Alyssa Scolari [13:34]:
This might look like you not seizing a career opportunity that comes your way, this might look like you never following through with your dream to go to Fiji, to travel the world one day because you don’t believe that you have what it takes. This might look like you never trying or truly applying yourself in school because you have this fundamental belief, this core belief that you’re never going to be good enough or smart enough as the people around you, therefore, you’re not going to apply yourself because you are less than.
Alyssa Scolari [14:13]:
It shows up in our lives in so many ways and it does affect both children and adults. Children might not necessarily have words to be able to put to the impostor syndrome but they have it nonetheless. Now, impostor syndrome and trauma often go hand in hand. Hence, why we are talking about this on the Light After Trauma podcast. People who have been traumatized, specifically folks who have complex PTSD which, if you’re unfamiliar on the differences between standard PTSD and complex PTSD, please go back to the beginning of the podcast. I think episode, maybe, one or two or three, we really talked about the differences.
Alyssa Scolari [15:04]:
I believe it’s episode two on the podcast, we break down exactly what complex trauma is. And specifically for folks who have complex PTSD, we have endured an extensive amount of trauma and the neural pathways in our brains have been altered to believe that everything bad is our fault that, if good things happen, they are not going to last. Good things are very, very scary to us and we never attribute good things happening to us, we have to attribute it to some outside source.
Alyssa Scolari [15:41]:
So, those are some of the ways in which impostor syndrome can show up. For me, again, definitely affected me in all areas of my life. I think, certainly, with dating, I noticed this pattern of myself where I got to a point where I started to date men of a certain kind and not the healthy kind. And, if I were to go on a date with a man who actually was healthy and I could see myself getting into a relationship with, I was physically and emotionally unattracted to that person and I was actually quite scared of them. I felt much more familiar on men who were pretty dangerous.
Alyssa Scolari [16:35]:
I was very, very scared of men who are safe and I believed that it was because they were trying to trick me, honestly. I think I just had this belief that good men, decent human beings couldn’t want me. And, if they did want me, there had to be some external reason because I’m not a good person. Even though I might be coming off as a good person and a good partner and a good girlfriend, fundamentally, I’m not and everybody around me can see that, they can see that I’m a phony, they can see that I’m a fraud.
Alyssa Scolari [17:19]:
So, if there is a good man out there who was attracted to me, well, he must be a phony and a fraud as well and he must have some ulterior motive for why he’s being good to me and, therefore, I don’t want him. A twisted way of thinking, definitely maybe hard to follow but it made sense in my head and I would bet that there’s at least one person out there who’s listening to this that’s like, “Oh, yeah, no, that totally makes sense in my head, too.” And there was a very similar pattern with my friends, really.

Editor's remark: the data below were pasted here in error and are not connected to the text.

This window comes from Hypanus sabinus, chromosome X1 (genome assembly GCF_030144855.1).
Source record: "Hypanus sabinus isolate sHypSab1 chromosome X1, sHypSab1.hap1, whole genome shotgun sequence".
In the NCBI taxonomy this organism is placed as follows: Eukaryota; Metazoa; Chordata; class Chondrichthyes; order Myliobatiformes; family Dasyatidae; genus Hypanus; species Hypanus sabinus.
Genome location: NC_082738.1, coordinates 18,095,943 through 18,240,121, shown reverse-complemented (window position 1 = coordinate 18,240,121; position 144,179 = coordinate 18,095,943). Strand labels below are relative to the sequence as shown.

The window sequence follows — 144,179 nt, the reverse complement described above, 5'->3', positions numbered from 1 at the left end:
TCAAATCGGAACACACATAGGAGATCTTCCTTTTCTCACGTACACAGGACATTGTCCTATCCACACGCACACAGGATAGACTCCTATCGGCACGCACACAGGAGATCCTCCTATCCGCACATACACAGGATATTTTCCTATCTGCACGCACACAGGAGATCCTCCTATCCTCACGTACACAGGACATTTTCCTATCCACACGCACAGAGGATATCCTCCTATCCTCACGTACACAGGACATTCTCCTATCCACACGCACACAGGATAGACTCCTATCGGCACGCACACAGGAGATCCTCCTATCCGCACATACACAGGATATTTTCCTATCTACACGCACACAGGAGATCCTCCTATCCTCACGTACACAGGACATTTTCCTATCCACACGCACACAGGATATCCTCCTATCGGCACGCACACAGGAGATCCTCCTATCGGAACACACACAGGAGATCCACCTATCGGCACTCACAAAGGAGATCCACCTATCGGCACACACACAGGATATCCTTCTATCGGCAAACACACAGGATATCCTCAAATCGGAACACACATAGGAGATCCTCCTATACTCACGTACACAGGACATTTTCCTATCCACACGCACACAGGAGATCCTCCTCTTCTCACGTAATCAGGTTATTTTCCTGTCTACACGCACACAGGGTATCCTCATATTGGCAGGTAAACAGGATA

Alyssa Scolari [17:50]:
I did the same thing with friendships which is why I didn’t always have the best friendships and, as a result, I don’t really have many friends to this day which I think I’m okay with because I just prefer to have smaller groups. A lot of my husband’s friends have become really close friends to me and they’re really amazing people but, I think, growing up, I just attracted people who weren’t the best of friends because that’s just what felt safer to me in some twisted way.
Alyssa Scolari [18:25]:
I felt like really good people could see right through me and could see that I was just a phony and a fraud. And, I think that with school, I have a bit more confidence with school, I was very successful in school always. I was at the top of my class, graduated the top of my class, was a straight A student and here’s the thing about that, though, is that I … I’m not bragging. I hate saying this because it sounds like I’m bragging but I’m not. I never had to study, never. The only times I ever really had to study were with subjects like math and maybe some sciences like physics and chemistry, not so much biology. But for the most part, even in my master’s program, I never had to study, I barely read the textbooks and I was a straight A student. And I had the hardest time admitting that I was … Am, I just said was right because I’m separating my past person from my present person. No, it’s all the same me.
Alyssa Scolari [19:42]:
I had and still have a very difficult time admitting that I am an extremely intelligent woman. It’s even very hard for those four words to leave my mouth as I’m talking on this podcast. All these fears are coming up for me that’s like, “Oh, God, people are going to think you’re so stuck up.” But I’m trying to move through those fears and, the fact of the matter is, I am a very intelligent person. I have been blessed with lots of intelligence and I’m very grateful for that. But I have always had a very hard time allowing myself to just be very, very smart.
Alyssa Scolari [20:29]: